This Skin Patch Can Fix Your Peanut Allergy For Good

Peanut Patch (2)

Peanut allergy is not only one of the most common food allergies in the world, but it is also the most fatal. According to an estimate, 1.5 million children in the USA are allergic to peanuts. The allergic reactions range from mild itchiness to severe eczema, asthma and eventually death.

DBV Technologies, a French pharmaceutical firm, has invented a patch that lessens the severity of a peanut allergy. The stick-able patch delivers a drug through the skin that targets the immune system.  The process is called epicutaneous immunotherapy. A peanut protein is sprayed on the inside of the patch which then travels to the immune system through the skin when you wear it. This way, the drug moves directly to immune system without making its way to the blood stream which would cause the allergic reaction to occur.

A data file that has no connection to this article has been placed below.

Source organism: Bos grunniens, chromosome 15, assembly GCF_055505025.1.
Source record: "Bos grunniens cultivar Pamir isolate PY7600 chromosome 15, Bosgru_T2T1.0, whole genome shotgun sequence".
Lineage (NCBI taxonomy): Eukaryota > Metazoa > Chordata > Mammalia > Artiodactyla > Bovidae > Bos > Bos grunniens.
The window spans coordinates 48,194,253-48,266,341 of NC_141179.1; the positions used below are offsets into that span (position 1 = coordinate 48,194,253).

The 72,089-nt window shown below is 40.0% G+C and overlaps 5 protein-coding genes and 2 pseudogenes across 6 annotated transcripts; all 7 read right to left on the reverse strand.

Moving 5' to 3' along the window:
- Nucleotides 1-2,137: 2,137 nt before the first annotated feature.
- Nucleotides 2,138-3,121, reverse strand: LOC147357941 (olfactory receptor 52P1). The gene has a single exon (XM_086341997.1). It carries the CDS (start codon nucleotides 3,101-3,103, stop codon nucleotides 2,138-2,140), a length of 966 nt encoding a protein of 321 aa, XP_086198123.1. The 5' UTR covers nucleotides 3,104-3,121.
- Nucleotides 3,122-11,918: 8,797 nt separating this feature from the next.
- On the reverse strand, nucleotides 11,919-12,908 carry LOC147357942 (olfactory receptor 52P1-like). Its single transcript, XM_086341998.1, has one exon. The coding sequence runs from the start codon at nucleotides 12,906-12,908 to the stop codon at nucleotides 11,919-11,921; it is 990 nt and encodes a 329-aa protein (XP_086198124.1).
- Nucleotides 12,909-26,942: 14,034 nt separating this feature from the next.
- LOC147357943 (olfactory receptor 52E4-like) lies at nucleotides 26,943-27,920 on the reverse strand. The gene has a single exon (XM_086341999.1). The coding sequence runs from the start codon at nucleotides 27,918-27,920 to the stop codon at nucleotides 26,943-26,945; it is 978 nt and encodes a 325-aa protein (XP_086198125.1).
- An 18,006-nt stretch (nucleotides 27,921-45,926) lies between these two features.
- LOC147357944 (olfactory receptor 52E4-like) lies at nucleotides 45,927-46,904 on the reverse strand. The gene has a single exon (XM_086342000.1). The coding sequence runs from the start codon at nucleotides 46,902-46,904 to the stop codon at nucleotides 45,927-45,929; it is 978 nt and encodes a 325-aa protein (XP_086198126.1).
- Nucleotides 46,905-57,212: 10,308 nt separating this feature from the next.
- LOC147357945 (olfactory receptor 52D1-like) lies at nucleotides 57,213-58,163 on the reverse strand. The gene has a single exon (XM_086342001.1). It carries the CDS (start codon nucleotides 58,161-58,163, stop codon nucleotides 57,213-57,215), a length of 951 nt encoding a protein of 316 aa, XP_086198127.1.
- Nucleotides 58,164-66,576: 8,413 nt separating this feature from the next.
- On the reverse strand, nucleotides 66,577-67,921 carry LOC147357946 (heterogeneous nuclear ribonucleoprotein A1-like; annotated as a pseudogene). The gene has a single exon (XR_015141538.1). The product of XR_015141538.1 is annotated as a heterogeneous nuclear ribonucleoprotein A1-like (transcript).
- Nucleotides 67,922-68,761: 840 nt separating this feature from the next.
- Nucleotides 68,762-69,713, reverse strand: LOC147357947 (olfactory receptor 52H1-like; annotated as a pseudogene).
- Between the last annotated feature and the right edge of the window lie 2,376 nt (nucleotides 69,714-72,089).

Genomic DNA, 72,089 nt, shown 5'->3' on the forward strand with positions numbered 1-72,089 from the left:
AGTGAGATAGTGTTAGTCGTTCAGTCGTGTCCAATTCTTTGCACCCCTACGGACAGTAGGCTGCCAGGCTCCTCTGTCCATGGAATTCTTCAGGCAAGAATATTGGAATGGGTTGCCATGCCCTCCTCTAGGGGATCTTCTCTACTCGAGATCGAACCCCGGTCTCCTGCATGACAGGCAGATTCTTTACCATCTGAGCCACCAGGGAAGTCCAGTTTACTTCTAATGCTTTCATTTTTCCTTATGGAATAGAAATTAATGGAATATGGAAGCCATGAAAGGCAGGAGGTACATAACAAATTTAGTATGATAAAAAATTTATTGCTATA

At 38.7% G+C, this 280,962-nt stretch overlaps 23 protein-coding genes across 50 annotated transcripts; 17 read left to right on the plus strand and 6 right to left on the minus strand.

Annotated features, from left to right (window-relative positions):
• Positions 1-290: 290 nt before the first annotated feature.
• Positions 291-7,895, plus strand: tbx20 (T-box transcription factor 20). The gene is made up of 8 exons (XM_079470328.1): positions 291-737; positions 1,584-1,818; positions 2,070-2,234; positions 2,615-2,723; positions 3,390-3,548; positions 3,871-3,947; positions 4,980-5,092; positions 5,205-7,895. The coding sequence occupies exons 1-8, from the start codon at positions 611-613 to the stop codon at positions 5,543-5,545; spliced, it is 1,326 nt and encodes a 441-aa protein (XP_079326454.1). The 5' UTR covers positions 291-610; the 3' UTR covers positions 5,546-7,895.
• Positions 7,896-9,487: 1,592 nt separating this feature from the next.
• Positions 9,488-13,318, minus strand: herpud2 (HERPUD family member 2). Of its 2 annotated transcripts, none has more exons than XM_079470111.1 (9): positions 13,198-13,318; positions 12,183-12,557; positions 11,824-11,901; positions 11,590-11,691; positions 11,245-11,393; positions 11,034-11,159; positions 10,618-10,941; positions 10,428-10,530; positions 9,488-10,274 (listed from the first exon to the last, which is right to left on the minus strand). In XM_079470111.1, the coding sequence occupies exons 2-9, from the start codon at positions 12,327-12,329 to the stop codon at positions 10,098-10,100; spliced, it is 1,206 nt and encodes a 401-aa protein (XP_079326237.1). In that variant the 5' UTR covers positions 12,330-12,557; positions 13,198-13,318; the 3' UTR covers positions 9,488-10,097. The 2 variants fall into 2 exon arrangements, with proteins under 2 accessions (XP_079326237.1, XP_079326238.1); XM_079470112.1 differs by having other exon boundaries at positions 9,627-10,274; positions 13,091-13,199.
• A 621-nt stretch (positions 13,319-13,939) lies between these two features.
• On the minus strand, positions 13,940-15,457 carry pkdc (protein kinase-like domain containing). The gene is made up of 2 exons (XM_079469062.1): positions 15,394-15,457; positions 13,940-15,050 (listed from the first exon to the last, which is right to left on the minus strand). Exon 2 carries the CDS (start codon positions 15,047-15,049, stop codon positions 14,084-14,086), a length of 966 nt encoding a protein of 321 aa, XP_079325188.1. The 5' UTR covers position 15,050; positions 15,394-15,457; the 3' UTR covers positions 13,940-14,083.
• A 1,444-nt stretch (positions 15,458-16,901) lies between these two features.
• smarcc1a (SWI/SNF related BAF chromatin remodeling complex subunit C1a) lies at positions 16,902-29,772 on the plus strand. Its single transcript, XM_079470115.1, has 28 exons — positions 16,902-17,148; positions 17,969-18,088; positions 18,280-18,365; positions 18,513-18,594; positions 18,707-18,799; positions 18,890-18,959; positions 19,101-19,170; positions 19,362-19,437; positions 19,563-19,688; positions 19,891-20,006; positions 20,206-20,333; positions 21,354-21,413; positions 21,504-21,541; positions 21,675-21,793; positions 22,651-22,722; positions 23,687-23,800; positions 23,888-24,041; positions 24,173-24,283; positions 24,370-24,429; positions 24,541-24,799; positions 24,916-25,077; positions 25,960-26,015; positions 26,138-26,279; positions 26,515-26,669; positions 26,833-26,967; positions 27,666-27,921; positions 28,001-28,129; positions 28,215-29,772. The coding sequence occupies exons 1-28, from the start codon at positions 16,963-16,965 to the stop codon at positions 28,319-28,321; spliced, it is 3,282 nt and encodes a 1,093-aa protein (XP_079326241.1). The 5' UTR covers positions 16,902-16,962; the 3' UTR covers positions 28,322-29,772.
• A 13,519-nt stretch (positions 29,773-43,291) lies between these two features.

Source: The Verge

The ‘desensitization’ process is the conventional techniques used for treating allergies. It introduces small amounts of allergens to the body but when we consider the severity of a peanut allergy; the traditional method seems very risky.

Source: Scratch or Sniff

The company presented the new data at the American Academy of Allergy, Asthma and Immunology conference which showed the success of the patch. The results revealed that after wearing the patch for three years; 83% of the children, ranging from 6 to 11 years of age, that participated in the trial could eat 1000 milligrams of peanuts without triggering an allergic reaction. That is 10-times the amount of peanut that the participants could handle when they first joined the trial. Though the phase two data incorporated the patients aged till 55 years, the results showed that the patch works best on children. In another trial, DBV tested the patch on kids aged 4-11 years, the results of both these tests together might lead to FDA approval of the patch.

The company is working on allergies beyond peanuts which includes common food allergens like milk and eggs, and even nonfood allergies, relating to asthma.

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